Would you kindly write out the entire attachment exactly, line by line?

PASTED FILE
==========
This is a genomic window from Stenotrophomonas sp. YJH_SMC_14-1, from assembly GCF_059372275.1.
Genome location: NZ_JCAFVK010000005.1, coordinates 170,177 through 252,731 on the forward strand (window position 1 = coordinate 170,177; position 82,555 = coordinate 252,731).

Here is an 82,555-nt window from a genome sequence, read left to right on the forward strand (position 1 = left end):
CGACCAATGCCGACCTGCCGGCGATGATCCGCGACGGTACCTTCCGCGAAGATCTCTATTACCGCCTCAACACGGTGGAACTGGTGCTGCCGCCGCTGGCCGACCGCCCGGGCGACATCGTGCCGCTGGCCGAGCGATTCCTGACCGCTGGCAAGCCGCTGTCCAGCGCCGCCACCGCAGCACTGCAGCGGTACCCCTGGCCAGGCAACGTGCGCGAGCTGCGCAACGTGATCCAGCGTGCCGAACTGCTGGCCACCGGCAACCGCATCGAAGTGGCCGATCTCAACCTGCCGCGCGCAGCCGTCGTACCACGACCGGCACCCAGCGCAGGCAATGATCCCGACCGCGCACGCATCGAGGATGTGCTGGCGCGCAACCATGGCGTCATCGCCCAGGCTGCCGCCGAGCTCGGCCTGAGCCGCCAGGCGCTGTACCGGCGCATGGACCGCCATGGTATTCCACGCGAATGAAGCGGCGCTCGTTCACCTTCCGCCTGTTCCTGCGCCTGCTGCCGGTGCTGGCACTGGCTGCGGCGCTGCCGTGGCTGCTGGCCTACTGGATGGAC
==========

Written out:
This is a genomic window from Stenotrophomonas sp. YJH_SMC_14-1, from assembly GCF_059372275.1.
Genome location: NZ_JCAFVK010000005.1, coordinates 170,177 through 252,731 on the forward strand (window position 1 = coordinate 170,177; position 82,555 = coordinate 252,731).

Here is an 82,555-nt window from a genome sequence, read left to right on the forward strand (position 1 = left end):
CGACCAATGCCGACCTGCCGGCGATGATCCGCGACGGTACCTTCCGCGAAGATCTCTATTACCGCCTCAACACGGTGGAACTGGTGCTGCCGCCGCTGGCCGACCGCCCGGGCGACATCGTGCCGCTGGCCGAGCGATTCCTGACCGCTGGCAAGCCGCTGTCCAGCGCCGCCACCGCAGCACTGCAGCGGTACCCCTGGCCAGGCAACGTGCGCGAGCTGCGCAACGTGATCCAGCGTGCCGAACTGCTGGCCACCGGCAACCGCATCGAAGTGGCCGATCTCAACCTGCCGCGCGCAGCCGTCGTACCACGACCGGCACCCAGCGCAGGCAATGATCCCGACCGCGCACGCATCGAGGATGTGCTGGCGCGCAACCATGGCGTCATCGCCCAGGCTGCCGCCGAGCTCGGCCTGAGCCGCCAGGCGCTGTACCGGCGCATGGACCGCCATGGTATTCCACGCGAATGAAGCGGCGCTCGTTCACCTTCCGCCTGTTCCTGCGCCTGCTGCCGGTGCTGGCACTGGCTGCGGCGCTGCCGTGGCTGCTGGCCTACTGGATGGAC